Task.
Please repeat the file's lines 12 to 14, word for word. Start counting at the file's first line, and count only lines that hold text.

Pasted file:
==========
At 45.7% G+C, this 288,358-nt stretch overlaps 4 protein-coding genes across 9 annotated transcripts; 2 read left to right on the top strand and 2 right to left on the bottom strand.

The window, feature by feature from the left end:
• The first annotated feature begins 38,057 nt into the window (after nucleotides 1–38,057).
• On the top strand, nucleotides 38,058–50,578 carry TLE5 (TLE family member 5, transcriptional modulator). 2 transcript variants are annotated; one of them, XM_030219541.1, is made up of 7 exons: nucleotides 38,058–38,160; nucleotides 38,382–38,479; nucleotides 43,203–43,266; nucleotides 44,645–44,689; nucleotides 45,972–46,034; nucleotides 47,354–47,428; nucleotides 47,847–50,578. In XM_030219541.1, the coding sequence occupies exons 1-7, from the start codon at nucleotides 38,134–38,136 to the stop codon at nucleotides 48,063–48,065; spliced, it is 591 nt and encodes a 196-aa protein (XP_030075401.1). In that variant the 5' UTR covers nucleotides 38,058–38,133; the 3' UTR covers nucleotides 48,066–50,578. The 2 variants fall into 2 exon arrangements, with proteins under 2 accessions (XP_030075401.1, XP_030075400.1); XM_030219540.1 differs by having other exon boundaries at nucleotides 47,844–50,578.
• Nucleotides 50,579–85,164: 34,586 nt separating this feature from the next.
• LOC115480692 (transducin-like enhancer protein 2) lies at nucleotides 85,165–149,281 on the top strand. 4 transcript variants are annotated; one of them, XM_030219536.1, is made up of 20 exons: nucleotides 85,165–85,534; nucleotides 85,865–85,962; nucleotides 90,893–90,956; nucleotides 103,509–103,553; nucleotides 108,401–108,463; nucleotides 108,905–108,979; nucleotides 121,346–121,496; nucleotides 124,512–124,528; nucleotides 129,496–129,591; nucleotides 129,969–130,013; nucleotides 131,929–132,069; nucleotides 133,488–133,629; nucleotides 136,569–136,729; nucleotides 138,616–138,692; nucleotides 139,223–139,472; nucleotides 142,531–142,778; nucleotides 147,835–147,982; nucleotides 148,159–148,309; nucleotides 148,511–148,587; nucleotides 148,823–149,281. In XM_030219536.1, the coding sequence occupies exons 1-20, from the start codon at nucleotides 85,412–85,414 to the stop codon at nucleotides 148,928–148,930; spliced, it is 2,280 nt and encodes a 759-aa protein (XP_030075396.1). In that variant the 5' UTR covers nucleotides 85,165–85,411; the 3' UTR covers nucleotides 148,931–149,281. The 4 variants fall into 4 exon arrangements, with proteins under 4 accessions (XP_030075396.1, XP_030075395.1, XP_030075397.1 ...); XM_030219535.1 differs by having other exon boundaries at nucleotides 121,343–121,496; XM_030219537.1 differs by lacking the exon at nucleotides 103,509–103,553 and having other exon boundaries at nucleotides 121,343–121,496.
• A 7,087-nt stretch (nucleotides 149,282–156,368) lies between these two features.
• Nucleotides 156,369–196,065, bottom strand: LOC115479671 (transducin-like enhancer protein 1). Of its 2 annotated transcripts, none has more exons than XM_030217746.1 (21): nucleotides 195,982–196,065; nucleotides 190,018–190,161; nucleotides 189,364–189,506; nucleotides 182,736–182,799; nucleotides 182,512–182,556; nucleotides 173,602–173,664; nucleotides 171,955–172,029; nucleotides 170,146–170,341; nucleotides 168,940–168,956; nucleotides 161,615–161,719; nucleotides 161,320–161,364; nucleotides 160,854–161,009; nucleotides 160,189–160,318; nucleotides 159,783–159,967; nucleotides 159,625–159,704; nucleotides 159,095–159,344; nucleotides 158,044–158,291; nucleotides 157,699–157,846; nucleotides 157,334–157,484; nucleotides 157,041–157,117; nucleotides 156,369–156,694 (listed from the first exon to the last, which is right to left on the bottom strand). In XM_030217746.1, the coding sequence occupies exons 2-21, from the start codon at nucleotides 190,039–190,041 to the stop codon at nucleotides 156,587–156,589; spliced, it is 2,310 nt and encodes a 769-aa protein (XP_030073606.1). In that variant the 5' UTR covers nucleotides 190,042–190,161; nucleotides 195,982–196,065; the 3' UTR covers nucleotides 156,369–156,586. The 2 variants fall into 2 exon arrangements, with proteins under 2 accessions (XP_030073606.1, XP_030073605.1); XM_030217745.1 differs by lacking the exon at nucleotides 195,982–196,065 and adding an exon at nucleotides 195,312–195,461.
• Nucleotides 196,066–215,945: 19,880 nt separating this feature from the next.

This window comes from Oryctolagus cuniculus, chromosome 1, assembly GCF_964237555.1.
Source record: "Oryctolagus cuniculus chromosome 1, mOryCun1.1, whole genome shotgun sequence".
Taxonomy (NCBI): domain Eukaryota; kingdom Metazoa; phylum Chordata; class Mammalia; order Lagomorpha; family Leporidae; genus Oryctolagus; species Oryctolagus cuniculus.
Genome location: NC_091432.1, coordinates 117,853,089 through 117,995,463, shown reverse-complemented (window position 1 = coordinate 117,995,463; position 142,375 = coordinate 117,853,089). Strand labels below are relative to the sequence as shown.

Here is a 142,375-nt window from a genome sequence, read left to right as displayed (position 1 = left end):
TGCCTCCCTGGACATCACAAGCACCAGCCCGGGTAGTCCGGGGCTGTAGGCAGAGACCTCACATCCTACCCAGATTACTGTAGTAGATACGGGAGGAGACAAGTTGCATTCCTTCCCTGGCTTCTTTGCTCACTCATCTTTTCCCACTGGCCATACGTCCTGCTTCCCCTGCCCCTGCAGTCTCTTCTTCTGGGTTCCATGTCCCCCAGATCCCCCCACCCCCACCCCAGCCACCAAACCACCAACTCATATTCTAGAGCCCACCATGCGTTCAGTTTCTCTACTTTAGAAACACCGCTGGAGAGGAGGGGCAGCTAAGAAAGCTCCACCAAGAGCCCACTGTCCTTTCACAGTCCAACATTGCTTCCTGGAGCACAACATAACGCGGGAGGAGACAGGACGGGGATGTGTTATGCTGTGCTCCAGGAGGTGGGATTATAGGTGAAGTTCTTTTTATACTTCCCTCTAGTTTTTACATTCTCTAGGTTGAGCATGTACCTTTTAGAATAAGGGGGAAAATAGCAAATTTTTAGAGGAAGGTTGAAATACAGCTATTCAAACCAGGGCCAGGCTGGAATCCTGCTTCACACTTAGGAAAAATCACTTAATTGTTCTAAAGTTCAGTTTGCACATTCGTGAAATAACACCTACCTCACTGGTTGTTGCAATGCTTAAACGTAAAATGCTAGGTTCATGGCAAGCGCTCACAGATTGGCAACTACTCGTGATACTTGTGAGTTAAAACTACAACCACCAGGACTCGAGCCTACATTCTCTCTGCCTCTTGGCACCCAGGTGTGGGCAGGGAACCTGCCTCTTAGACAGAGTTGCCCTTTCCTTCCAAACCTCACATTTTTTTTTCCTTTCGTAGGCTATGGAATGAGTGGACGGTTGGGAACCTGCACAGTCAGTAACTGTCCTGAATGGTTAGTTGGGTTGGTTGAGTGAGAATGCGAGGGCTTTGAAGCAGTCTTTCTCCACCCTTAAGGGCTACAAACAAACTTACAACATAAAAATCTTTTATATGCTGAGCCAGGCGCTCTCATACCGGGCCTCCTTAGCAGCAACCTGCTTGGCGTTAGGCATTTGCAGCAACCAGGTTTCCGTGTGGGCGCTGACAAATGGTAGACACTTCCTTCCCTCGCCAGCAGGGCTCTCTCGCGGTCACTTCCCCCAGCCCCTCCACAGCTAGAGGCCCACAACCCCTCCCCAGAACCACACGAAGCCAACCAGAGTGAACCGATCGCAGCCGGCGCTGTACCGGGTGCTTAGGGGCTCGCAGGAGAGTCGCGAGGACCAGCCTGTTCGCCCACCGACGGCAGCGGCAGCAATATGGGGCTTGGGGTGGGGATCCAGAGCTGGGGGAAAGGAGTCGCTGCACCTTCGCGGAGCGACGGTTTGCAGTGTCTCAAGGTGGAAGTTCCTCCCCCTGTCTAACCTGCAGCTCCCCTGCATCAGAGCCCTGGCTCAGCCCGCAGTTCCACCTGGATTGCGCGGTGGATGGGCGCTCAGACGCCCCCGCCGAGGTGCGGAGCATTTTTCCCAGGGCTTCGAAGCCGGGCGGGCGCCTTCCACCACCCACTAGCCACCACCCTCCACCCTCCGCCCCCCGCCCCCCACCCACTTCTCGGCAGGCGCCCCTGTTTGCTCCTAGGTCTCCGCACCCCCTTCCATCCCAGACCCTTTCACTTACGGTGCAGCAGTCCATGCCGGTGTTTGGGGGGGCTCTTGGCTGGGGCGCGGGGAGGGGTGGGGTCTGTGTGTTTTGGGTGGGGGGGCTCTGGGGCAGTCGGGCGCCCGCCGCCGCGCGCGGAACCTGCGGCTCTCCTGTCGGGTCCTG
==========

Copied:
Taxonomy (NCBI): domain Eukaryota; kingdom Metazoa; phylum Chordata; class Mammalia; order Lagomorpha; family Leporidae; genus Oryctolagus; species Oryctolagus cuniculus.
Genome location: NC_091432.1, coordinates 117,853,089 through 117,995,463, shown reverse-complemented (window position 1 = coordinate 117,995,463; position 142,375 = coordinate 117,853,089). Strand labels below are relative to the sequence as shown.

Here is a 142,375-nt window from a genome sequence, read left to right as displayed (position 1 = left end):